Study Hacks Blog Decoding Patterns of Success

Mike Rowe on Efficiency versus Effectiveness

June 7th, 2017 · 30 comments

Insights from Dirty Jobs

Earlier this week, I listened to Brett McKay’s interview with Mike Rowe. As you’ll learn if you listen to the conversation, following his stint as the host of Dirty Jobs, Rowe has become an advocate for the trades.

In this interview, as in many others, Rowe argues that skilled labor (think: plumbing, welding) can be both satisfying and lucrative, and yet there are still somewhere around three million such jobs left unfilled in this country. He credits this gap largely to a contemporary culture that demonizes blue collar work and preaches the best path is always a college degree, followed, God willing, by a pair of Warby Parker glasses and a job as a social media brand manager.

(I might have added that last part.)

I always find Rowe’s thoughts on shifting American work cultures interesting, but there’s a phrase he often uses in these discussions that has recently begun to draw my attention: efficiency versus effectiveness.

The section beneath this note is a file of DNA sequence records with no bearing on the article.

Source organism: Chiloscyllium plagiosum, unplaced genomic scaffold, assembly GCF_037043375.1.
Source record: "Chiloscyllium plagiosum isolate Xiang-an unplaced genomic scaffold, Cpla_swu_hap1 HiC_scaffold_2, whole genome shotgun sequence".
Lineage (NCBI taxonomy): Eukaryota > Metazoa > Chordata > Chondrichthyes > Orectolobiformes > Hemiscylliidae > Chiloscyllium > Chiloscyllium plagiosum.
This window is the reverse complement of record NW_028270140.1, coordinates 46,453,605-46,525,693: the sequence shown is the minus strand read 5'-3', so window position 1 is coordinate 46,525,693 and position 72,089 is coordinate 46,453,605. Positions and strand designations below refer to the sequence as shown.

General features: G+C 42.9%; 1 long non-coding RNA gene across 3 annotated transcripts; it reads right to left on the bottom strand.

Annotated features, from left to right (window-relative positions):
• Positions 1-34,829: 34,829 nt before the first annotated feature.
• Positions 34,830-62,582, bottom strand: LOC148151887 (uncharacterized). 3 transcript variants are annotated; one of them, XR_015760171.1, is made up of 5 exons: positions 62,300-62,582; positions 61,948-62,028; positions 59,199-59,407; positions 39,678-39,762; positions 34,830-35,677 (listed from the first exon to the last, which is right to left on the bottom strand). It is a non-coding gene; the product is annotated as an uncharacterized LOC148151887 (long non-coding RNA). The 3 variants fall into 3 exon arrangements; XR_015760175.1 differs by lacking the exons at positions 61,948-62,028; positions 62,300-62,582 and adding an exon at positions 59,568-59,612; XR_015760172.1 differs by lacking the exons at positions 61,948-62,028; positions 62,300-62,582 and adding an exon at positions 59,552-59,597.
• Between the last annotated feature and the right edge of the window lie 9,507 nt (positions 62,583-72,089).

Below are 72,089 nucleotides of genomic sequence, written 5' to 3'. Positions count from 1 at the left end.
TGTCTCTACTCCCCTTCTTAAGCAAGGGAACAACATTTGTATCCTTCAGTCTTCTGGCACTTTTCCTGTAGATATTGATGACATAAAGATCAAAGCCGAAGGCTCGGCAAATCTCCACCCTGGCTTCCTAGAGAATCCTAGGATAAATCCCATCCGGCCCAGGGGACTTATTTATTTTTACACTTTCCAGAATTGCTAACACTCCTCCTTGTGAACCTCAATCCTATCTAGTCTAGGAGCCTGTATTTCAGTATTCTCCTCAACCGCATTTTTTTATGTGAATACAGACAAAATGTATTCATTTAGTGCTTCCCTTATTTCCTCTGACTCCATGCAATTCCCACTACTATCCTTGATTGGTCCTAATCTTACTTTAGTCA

Rowe notes that knowledge work seems obsessed with efficiency, while the skilled trades seem more concerned with effectively solving problems (c.f., his infamous TED talk on sheep castration).

The former can be dehumanizing, while the latter tends to be satisfying.

Stepping away from the immediate context of Rowe’s advocacy, I think he has touched on an important point here that highlights a little-discussed problem rotting the core of the knowledge economy…

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John Grisham’s 15-Hour Workweek

May 22nd, 2017 · 35 comments

The Deep Life of John Grisham

As longtime readers know, I enjoy tracking down the deep work habits of well known and highly accomplished individuals. This is why I was happy to recently stumble across a pair of interviews (here and here) in which the novelist John Grisham describes his professional routines.

Here’s what I learned…

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Patrick Rhone is Nonline

May 18th, 2017 · 14 comments

Rhone’s Sabbatical

In March, writer Patrick Rhone posted a notice that he was taking a break from online publishing to work on his next book.

“This includes my websites and social media accounts,” he explained. “No blog posts, no tweets, no status updates.”

He concluded: “I’m nonline.”

This adjective caught my attention as I hadn’t heard it before. Here’s the definition Rhone linked to in his notice:

nonline (adj.): No longer found on, made available to, or primarily accessed or contacted through the Internet.

I like this phrase and hope it catches on as something that more and more people feel empowered to use to untether from digital distraction as needed.